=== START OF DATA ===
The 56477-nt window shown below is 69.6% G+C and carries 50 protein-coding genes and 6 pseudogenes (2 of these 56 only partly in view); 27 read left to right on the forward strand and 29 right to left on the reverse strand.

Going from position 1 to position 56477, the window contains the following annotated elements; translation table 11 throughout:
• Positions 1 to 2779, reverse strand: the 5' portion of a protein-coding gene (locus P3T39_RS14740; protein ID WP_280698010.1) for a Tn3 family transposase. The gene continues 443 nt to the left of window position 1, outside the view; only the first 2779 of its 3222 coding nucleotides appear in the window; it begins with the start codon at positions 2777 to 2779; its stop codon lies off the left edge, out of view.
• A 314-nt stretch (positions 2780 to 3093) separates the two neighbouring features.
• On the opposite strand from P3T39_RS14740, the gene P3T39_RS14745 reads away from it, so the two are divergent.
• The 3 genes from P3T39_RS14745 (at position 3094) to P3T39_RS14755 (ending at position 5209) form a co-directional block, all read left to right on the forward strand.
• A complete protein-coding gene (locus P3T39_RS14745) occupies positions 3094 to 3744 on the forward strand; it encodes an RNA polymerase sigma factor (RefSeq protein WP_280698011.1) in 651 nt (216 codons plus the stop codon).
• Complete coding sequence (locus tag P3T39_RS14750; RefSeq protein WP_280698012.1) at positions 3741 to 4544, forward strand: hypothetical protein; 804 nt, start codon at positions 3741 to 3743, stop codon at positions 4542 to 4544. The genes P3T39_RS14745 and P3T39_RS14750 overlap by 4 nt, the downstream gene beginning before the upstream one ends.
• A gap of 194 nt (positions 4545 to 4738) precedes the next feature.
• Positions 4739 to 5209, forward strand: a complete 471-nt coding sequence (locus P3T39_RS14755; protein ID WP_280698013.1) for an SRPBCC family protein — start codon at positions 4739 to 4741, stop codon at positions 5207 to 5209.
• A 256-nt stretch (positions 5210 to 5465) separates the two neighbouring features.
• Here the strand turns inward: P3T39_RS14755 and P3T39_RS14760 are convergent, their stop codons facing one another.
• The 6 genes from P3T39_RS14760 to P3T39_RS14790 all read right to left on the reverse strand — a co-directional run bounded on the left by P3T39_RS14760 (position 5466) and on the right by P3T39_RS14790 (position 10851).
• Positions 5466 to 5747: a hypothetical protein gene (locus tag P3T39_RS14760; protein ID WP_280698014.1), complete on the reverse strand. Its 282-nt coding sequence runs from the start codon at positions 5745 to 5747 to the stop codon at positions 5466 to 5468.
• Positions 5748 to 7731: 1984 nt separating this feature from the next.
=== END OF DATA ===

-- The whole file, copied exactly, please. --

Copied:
The 56477-nt window shown below is 69.6% G+C and carries 50 protein-coding genes and 6 pseudogenes (2 of these 56 only partly in view); 27 read left to right on the forward strand and 29 right to left on the reverse strand.

Going from position 1 to position 56477, the window contains the following annotated elements; translation table 11 throughout:
• Positions 1 to 2779, reverse strand: the 5' portion of a protein-coding gene (locus P3T39_RS14740; protein ID WP_280698010.1) for a Tn3 family transposase. The gene continues 443 nt to the left of window position 1, outside the view; only the first 2779 of its 3222 coding nucleotides appear in the window; it begins with the start codon at positions 2777 to 2779; its stop codon lies off the left edge, out of view.
• A 314-nt stretch (positions 2780 to 3093) separates the two neighbouring features.
• On the opposite strand from P3T39_RS14740, the gene P3T39_RS14745 reads away from it, so the two are divergent.
• The 3 genes from P3T39_RS14745 (at position 3094) to P3T39_RS14755 (ending at position 5209) form a co-directional block, all read left to right on the forward strand.
• A complete protein-coding gene (locus P3T39_RS14745) occupies positions 3094 to 3744 on the forward strand; it encodes an RNA polymerase sigma factor (RefSeq protein WP_280698011.1) in 651 nt (216 codons plus the stop codon).
• Complete coding sequence (locus tag P3T39_RS14750; RefSeq protein WP_280698012.1) at positions 3741 to 4544, forward strand: hypothetical protein; 804 nt, start codon at positions 3741 to 3743, stop codon at positions 4542 to 4544. The genes P3T39_RS14745 and P3T39_RS14750 overlap by 4 nt, the downstream gene beginning before the upstream one ends.
• A gap of 194 nt (positions 4545 to 4738) precedes the next feature.
• Positions 4739 to 5209, forward strand: a complete 471-nt coding sequence (locus P3T39_RS14755; protein ID WP_280698013.1) for an SRPBCC family protein — start codon at positions 4739 to 4741, stop codon at positions 5207 to 5209.
• A 256-nt stretch (positions 5210 to 5465) separates the two neighbouring features.
• Here the strand turns inward: P3T39_RS14755 and P3T39_RS14760 are convergent, their stop codons facing one another.
• The 6 genes from P3T39_RS14760 to P3T39_RS14790 all read right to left on the reverse strand — a co-directional run bounded on the left by P3T39_RS14760 (position 5466) and on the right by P3T39_RS14790 (position 10851).
• Positions 5466 to 5747: a hypothetical protein gene (locus tag P3T39_RS14760; protein ID WP_280698014.1), complete on the reverse strand. Its 282-nt coding sequence runs from the start codon at positions 5745 to 5747 to the stop codon at positions 5466 to 5468.
• Positions 5748 to 7731: 1984 nt separating this feature from the next.